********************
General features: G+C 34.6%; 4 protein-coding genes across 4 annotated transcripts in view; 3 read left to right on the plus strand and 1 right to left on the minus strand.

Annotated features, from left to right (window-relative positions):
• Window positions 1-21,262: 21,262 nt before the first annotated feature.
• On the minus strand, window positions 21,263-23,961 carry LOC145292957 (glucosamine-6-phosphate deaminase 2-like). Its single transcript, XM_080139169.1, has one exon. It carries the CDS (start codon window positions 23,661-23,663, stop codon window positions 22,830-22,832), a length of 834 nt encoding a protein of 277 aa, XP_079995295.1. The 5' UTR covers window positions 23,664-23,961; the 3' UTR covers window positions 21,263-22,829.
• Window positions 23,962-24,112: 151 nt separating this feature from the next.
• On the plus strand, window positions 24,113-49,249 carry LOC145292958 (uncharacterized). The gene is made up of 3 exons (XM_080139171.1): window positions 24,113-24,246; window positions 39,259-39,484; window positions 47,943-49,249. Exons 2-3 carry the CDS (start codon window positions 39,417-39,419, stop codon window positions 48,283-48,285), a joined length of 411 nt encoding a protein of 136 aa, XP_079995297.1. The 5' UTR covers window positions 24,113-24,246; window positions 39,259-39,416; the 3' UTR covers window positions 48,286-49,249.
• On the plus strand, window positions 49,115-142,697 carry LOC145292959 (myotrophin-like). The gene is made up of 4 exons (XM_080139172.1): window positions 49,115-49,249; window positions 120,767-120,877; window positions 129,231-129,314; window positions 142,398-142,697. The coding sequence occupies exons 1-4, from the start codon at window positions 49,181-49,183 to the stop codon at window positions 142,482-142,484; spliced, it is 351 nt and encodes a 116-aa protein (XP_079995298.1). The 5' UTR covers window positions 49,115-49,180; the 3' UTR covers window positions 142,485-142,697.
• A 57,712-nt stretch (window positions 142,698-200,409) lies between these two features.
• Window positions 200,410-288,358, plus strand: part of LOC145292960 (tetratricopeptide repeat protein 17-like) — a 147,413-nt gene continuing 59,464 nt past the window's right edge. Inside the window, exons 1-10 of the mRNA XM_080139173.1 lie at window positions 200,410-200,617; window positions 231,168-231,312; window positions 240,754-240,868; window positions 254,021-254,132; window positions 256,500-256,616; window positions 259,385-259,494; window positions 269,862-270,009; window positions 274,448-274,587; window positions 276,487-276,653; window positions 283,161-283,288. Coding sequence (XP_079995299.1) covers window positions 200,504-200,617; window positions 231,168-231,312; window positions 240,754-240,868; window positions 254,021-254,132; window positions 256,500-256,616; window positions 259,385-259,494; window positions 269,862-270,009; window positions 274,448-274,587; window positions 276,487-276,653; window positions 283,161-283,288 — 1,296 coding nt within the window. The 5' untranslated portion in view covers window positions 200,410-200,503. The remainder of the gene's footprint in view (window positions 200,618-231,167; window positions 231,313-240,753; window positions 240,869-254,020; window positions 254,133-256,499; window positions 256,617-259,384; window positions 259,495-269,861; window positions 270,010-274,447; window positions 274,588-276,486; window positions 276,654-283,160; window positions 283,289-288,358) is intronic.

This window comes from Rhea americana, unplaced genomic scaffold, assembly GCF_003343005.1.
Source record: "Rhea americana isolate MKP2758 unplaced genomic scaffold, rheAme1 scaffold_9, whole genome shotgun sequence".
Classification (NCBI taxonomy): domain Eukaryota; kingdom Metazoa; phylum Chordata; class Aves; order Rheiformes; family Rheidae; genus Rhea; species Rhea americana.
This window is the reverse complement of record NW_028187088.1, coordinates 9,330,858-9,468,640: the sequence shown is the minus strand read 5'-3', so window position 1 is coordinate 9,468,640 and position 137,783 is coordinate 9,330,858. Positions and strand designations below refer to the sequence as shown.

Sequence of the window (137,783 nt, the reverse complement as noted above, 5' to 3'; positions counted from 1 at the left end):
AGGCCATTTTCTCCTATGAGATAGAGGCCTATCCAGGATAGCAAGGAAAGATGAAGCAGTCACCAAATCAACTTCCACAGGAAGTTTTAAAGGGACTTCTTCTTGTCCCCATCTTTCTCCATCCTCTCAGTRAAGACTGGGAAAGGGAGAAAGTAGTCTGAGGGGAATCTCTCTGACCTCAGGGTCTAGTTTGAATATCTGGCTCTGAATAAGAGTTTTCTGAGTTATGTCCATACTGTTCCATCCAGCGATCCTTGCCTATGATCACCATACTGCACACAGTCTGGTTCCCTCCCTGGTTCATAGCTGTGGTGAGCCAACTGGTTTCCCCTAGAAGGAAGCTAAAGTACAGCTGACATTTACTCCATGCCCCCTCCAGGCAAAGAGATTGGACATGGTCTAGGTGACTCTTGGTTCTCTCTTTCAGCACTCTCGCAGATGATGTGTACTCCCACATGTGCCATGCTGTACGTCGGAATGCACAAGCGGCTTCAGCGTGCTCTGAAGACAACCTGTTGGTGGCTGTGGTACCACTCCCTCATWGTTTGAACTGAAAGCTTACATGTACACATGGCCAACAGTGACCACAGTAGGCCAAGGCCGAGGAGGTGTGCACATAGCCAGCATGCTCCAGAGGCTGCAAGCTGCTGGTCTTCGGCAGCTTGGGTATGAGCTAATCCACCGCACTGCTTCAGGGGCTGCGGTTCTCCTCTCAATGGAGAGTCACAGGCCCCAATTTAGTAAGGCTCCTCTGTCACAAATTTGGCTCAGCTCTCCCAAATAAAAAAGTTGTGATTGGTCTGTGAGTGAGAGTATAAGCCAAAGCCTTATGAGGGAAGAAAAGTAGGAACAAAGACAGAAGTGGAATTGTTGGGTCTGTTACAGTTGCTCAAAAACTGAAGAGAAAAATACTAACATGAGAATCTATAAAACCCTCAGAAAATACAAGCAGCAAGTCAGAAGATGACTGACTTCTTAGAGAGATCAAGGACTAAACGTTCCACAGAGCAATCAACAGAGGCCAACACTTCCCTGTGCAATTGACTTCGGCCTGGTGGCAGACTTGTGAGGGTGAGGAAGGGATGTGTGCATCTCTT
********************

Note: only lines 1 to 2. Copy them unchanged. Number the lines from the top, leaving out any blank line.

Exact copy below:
General features: G+C 34.6%; 4 protein-coding genes across 4 annotated transcripts in view; 3 read left to right on the plus strand and 1 right to left on the minus strand.

Annotated features, from left to right (window-relative positions):